For larger, bulkier items the pouch on the right unzips all the way to the bottom on both sides and opens with a drawbridge type string- good for oversized items that just wouldn't fit any other way.

Like most bags the main inside pocket has two sections- ideally one for paperwork and one for a laptop.  My old Toshiba laptop (15.6" model) is just a bit too big to fit in the larger pocket, but Megan's new 15.6" HP laptop fits in the big pocket nicely.  My HP Split ultrabook fits very nicely in the smaller pocket, so unless you are a dinosaur with an ancient laptop like I am, this bag should handle whatever machine you need to put in it.

Last but not least, the shoulder strap is also removable, but is very secure feeling since it uses these large buckles rather than the more common swivel clips to hold on.

Overall this seems like a very rugged bag.  As I said, time will tell if it really stands up to day to day use and (more than) occasional abuse.  I've been a big fan of Maxpedition for a long time, and have been somewhat unimpressed by some offerings from other companies like 5.11 Tactical- they seemed like good ideas but with too many corners cut and too many compromises made.  The MSRP on this bag is $109 which seems a bit pricey, but not too far off from Maxpedition stuff- my Tactical Operator bag has an MSRP of $156.99 for comparison.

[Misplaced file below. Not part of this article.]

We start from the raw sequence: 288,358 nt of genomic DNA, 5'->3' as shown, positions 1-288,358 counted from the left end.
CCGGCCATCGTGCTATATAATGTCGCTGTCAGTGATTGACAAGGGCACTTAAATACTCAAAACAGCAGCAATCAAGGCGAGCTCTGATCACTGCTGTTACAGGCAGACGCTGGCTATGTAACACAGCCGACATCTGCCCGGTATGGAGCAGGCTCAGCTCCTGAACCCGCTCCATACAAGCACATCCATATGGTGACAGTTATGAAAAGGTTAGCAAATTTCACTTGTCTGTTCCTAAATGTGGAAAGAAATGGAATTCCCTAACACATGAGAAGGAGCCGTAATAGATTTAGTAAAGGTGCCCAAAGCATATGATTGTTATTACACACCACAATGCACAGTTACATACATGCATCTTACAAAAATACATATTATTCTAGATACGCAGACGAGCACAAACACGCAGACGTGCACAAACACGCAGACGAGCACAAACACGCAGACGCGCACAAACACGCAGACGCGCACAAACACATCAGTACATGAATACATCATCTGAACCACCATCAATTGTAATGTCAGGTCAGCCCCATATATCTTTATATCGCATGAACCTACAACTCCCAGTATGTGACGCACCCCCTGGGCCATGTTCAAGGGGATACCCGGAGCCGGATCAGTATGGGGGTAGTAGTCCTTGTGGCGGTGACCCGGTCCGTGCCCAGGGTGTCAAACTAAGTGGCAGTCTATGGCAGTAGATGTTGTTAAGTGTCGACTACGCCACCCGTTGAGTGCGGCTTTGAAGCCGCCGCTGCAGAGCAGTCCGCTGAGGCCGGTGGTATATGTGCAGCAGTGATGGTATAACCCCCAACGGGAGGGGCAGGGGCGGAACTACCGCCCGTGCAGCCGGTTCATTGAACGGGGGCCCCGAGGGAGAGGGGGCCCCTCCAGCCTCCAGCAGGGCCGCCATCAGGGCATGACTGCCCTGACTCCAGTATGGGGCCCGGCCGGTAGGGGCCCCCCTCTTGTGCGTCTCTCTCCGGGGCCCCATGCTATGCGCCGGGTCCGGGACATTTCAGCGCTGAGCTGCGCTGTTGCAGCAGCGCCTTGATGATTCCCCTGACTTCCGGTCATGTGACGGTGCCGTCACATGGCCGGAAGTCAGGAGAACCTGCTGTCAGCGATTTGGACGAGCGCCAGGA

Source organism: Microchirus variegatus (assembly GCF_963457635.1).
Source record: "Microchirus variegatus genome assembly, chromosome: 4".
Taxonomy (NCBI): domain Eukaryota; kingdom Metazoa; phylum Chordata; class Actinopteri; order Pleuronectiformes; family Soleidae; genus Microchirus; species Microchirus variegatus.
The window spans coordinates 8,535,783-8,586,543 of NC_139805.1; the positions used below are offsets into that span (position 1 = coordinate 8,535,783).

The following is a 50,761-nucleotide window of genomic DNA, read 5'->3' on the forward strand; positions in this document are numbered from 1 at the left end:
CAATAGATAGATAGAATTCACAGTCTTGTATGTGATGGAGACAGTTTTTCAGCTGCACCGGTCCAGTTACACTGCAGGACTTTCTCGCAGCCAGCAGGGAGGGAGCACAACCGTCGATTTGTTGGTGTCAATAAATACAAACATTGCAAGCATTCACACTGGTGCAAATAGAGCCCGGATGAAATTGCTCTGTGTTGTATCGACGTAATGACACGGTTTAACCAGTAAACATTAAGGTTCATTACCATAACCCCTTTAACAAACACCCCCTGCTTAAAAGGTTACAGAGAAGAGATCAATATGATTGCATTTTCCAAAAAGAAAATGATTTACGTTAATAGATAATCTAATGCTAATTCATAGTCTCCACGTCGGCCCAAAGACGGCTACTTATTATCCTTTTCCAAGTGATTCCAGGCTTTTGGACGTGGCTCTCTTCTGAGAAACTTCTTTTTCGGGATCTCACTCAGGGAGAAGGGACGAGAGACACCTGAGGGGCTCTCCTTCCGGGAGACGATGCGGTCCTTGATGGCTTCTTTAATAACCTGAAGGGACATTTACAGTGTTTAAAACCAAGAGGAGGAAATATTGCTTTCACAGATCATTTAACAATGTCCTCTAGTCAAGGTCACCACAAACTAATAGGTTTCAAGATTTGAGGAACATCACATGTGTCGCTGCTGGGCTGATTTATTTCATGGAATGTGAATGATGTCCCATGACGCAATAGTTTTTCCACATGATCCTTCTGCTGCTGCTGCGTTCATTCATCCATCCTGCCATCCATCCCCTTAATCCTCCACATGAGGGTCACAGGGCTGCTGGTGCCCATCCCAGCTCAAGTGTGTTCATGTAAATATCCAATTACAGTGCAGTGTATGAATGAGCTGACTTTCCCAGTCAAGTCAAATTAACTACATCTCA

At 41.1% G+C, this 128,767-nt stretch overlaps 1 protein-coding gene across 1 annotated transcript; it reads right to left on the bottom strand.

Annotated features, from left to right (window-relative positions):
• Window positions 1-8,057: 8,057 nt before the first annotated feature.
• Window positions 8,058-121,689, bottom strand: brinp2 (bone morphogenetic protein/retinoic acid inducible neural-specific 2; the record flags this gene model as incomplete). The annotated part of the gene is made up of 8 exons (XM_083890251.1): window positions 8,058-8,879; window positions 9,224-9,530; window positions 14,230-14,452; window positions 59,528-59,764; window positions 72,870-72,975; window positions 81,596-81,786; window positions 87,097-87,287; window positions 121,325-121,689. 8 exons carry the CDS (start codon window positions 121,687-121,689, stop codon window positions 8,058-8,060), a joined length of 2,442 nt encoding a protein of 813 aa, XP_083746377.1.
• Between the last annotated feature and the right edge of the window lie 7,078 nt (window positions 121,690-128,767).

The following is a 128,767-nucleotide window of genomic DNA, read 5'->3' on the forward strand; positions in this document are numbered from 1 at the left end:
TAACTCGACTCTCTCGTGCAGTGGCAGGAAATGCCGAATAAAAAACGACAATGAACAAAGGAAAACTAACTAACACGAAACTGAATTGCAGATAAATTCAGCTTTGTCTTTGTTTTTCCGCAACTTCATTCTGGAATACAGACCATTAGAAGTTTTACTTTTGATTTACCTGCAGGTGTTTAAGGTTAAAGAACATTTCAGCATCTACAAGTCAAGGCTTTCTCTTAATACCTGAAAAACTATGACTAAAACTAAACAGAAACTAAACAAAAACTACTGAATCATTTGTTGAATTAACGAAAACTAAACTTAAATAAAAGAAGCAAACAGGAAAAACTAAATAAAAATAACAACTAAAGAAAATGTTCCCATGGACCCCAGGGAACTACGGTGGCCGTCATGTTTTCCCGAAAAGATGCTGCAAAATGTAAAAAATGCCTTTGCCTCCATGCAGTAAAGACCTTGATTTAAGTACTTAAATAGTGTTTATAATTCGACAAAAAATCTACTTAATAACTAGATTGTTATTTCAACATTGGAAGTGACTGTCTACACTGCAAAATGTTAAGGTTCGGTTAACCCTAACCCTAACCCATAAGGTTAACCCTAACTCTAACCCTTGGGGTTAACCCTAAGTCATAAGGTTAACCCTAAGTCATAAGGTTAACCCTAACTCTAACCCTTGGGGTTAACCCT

The plastic panel has me in some doubt, but otherwise I think this bag seems like it will walk the walk.  I'll report back from time to time with updates on how it's doing and whether it is keeping me as optimistic as I am right now.


Grant Lamontagne

As the founder of Multitool.org Grant has been a collector of Swiss Army Knives and multitools for over 25 years, and a user for over 40 years. 

With a day job working in the field, either out in the woods or on industrial sites, Grant uses tools every day for all manner of different purposes.